Backward Compatibility: A Go Perspective

"What actually makes code, advice, and tutorials obsolete?" Let's explore the answers as they relate to the Go programming language and MS Access.

Backward Compatibility: A Go Perspective

If you're not familiar with it, Go is an interesting programming language.  Google released version 1.0 of Go (more easily googleable as "golang") in March 2012.  The language's raison d'etre is that it was designed from the start to take advantage of the multi-threading capabilities of modern processors.

I've never written any Go programs myself.  However, I am a big believer in learning about other languages because many of their features can be incorporated into VBA (like doc tests in Python or throwing errors in .NET).  I find the language intriguing, and for the past few months of been on Jon Calhoun's mailing list.

Today's email from Jon talked about something near and dear to my heart: backward compatibility.  

If you've done any web development, you'll understand the frustration that Jon is addressing.  I spend most of my time as a developer writing desktop applications with Microsoft Access.  About every other year, though, I will write a web application.  I'm always amazed to find that everything I used in my previous web application project is now either broken, obsolete, or insecure.

The same thing happens when I start researching my technology of choice.  I'll find a tutorial about how to accomplish some task.  I search for more information about the topic, and the next tutorial tells me not to do it the way the first tutorial recommended.  It's not done that way anymore.  That approach was so six months ago.  Of course, half the tutorials on the web are for the old approach and the others are for the new approach.  It truly is maddening.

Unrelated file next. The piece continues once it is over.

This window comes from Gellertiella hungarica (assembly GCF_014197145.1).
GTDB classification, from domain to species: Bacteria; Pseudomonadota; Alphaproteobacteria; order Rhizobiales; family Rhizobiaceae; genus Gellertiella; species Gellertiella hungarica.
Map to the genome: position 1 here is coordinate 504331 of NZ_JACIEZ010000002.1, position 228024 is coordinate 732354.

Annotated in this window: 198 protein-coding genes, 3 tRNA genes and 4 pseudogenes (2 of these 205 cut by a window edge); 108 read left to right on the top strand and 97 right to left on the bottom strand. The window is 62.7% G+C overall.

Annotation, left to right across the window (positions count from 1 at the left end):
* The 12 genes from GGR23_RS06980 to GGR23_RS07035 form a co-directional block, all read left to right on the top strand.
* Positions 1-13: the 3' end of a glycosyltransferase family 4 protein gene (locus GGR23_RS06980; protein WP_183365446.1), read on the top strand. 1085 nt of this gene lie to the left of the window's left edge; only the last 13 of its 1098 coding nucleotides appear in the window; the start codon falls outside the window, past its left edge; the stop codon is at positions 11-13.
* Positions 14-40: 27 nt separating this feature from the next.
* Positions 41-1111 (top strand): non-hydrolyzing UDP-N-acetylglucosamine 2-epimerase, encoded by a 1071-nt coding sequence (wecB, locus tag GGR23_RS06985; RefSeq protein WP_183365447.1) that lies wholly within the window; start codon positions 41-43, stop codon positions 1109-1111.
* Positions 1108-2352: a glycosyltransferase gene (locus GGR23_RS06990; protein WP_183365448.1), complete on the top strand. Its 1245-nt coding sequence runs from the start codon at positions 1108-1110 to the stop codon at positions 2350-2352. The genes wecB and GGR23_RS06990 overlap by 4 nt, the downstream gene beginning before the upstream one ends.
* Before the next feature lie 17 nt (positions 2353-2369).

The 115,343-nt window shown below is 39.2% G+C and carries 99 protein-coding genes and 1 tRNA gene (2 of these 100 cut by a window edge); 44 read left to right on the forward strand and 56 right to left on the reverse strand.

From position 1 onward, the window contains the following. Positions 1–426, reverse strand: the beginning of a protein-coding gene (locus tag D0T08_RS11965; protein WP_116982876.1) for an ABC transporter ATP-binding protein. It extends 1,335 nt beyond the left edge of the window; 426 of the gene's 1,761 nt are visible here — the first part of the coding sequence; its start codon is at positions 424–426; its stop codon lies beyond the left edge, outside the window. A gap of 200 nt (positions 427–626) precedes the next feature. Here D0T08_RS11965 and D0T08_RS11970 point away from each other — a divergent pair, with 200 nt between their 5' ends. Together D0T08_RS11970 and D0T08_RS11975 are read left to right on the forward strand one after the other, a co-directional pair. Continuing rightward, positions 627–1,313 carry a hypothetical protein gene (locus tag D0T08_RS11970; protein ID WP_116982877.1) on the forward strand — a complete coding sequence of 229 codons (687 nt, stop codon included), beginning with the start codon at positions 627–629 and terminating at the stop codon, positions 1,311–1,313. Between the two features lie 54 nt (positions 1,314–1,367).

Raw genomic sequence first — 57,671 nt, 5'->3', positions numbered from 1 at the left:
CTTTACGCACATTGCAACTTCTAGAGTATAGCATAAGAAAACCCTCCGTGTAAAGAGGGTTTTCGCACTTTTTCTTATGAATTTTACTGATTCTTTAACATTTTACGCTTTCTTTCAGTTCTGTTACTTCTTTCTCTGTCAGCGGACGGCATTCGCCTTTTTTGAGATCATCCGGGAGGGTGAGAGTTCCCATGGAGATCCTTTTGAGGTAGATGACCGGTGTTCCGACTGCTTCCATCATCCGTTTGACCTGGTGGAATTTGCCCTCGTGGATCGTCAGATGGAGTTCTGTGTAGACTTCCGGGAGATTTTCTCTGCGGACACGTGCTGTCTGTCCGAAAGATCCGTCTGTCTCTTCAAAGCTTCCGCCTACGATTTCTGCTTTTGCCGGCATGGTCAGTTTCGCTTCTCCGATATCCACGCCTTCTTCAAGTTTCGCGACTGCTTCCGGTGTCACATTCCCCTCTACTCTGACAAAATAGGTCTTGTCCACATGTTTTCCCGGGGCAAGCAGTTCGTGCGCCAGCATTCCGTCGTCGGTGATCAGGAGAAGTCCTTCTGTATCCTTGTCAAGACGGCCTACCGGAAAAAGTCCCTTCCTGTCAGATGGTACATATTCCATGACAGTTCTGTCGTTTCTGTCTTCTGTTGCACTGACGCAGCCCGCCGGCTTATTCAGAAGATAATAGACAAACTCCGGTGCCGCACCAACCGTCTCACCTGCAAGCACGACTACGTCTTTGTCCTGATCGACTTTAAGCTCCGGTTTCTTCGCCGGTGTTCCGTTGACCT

Jon summarizes the problem with a simple question:

"What actually makes code, advice, and tutorials obsolete?"

He then offers four possible answers to the question:

  1. A breaking change is introduced to the code.
  2. A new concept or approach becomes available.
  3. New libraries are released and are "better" than existing libraries.
  4. Experience, education, or something else changes our opinions.

I'd like to address each of these as they pertain to Microsoft Access and VBA more generally.

(1) A breaking change is introduced to the code

I started out writing VBA for Access 2000.  I also converted several applications written for Access 2.0 and Access 97.  In all those years, I cannot recall a single backwards-incompatible change in either VBA itself or in the Access object model.  New versions of Access introduced new features to the object model.  But, if it worked in Access 2000, it still works in Access 365.

That's not to say that Access as a development platform has never broken backwards compatibility.  There are a few cases that I can think of:

  1. Access Data Projects were discontinued beginning in Access 2013.
  2. Access Web Apps were a short-lived experiment from Access 2010 - 2016.
  3. dBase table support disappeared weirdly from Access 2010 and 2013.

(2) A new concept or approach becomes available

Unfortunately, new concepts or approaches in Microsoft Access have been historically hard to come by.  In some ways, it feels like Microsoft has been trying to kill this platform since the day they bought FoxPro and its Rushmore technology that powers the Access database engine.

When Microsoft has introduced new concepts or approaches, they've tended to abandon them shortly thereafter.  See Access Data Projects and Web Apps above for two such examples.

My personal approach, which has always served me well, is to stick to core Access functionality and avoid relying on new features that Microsoft does not fully commit to.